“The arbitration proceedings follow Suzuki’s termination of its alliance with Volkswagen AG on 18 November 2011, and Volkswagen AG‘s lack of response to Suzuki’s requests for the disposition of its shares,” said Suzuki in a release.
The two automakers signed a partnership agreement in 2009, with Suzuki taking a 1.49 percent stake in Volkswagen, and VW taking a 19.9 percent stake in Suzuki. No joint projects ever came of the venture and Volkswagen accuses Suzuki of breaking the spirit of the agreement by purchasing diesel engines from VW rival Fiat.
Suzuki is seeking to have VW sell back the shares it holds, or to sell them to a third party.
The soap opera between Suzuki and Volkswagen has been ongoing for almost a year and now the Japanese automaker is looking to back out. Suzuki wants to buy back all the 19.9% of its shares that VW currently owns and that if the German automaker does not comply, Suzuki will seek mediation.
According to a statement by Suzuki Motor Corporations Chairman Osamu Suzuki, they have terminated the partnership as of today.
This whole rift starter when VW accused Suzuki for violating their agreement when Suzuki made a deal with Fiat S.p.A. over engines.
VW then went on to anger Suzuki by listing it as an “associate” and not a partner in its annual report, and lists Suzuki under “other holdings.”
Suzuki felt this was an insult to its honor and has thus been wanting to end their partnership ever since.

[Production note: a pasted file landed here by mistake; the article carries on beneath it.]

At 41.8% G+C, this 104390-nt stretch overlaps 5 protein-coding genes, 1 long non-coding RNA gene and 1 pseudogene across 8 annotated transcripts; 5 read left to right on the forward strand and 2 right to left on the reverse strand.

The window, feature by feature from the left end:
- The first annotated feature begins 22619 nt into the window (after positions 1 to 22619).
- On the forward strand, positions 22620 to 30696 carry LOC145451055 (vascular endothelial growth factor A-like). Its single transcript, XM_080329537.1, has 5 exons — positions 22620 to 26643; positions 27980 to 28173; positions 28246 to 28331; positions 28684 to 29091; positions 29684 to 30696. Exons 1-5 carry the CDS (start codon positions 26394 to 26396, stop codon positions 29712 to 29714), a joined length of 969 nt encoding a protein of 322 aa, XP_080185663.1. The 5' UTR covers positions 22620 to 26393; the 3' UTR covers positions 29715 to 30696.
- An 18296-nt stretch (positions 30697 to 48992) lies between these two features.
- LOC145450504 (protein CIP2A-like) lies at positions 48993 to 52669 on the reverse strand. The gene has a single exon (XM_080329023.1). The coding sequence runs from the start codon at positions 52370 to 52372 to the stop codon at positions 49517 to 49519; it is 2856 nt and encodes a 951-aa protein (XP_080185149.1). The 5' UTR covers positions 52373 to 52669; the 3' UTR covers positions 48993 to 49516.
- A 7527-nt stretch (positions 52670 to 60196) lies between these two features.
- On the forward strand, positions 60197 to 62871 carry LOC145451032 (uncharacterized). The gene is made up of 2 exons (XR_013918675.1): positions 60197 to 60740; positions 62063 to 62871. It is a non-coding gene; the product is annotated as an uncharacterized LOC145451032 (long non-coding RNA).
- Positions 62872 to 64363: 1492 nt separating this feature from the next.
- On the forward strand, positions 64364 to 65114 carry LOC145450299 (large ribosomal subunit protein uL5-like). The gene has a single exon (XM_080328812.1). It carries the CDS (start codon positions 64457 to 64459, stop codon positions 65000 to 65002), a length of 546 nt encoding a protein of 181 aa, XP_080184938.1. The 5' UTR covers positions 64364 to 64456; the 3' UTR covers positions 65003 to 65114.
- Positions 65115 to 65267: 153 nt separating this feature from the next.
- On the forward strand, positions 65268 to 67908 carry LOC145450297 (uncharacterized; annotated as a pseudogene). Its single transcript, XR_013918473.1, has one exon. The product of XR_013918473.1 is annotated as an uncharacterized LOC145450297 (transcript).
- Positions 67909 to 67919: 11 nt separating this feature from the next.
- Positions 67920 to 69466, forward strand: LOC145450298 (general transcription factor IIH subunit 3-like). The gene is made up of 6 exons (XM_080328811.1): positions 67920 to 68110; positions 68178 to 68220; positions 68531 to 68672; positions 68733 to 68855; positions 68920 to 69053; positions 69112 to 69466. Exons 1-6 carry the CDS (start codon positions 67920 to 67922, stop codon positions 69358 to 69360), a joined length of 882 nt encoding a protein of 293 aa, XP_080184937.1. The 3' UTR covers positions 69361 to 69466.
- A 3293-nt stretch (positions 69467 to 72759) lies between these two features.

VW has not commented if it will indeed sell its shares back to Suzuki, so this story is far from over yet and from a legal stand-point can get much uglier still.
[Source: Automotive News]
While Suzuki cars might not be very popular in North America, in its home market of Japan, they are a very big deal indeed. So to serve their home market, Suzuki is bringing a trio of concept cars for the upcoming Tokyo Motor Show. These are the Regina, Q Concept and the Swift EV Hybrid.
The Regina is a lightweight city car that can seat four, and despite just having a gasoline engine, should manage 72.3-mpg. Apart from the low weight, its low drag co-efficient also helps it achieve its impressive fuel economy figures. Suzuki didn’t mention the exact Cd figure but says its 10% lower than similar sized city cars.
GALLERY: Suzuki Regina Concept
Participating in an auto show is an expensive business. To rent the right amount of space for your display, then have a stage constructed to represent the brands image, plus hiring all the staff needed at the booth to answer questions from the public. It’s all a very big and expensive affair which can easily cost up to $1-million per show.
All this is fine when the company is making tons of money, but when a company is in the red, spending lavishly at an auto show is not the smartest thing to do.
Take Suzuki for example. Back in 2007, it was selling 100,000 vehicles in the States per year. Last year, that number was down to less than a quarter of that at 23,994 units.
While Suzuki sales are up slightly this year, but not by much, and it looks as if the brand will not have a great year ahead of them either. To save money, Suzuki has decided to skip the upcoming L.A. Auto Show, and will also skip the North American International Auto Show in January.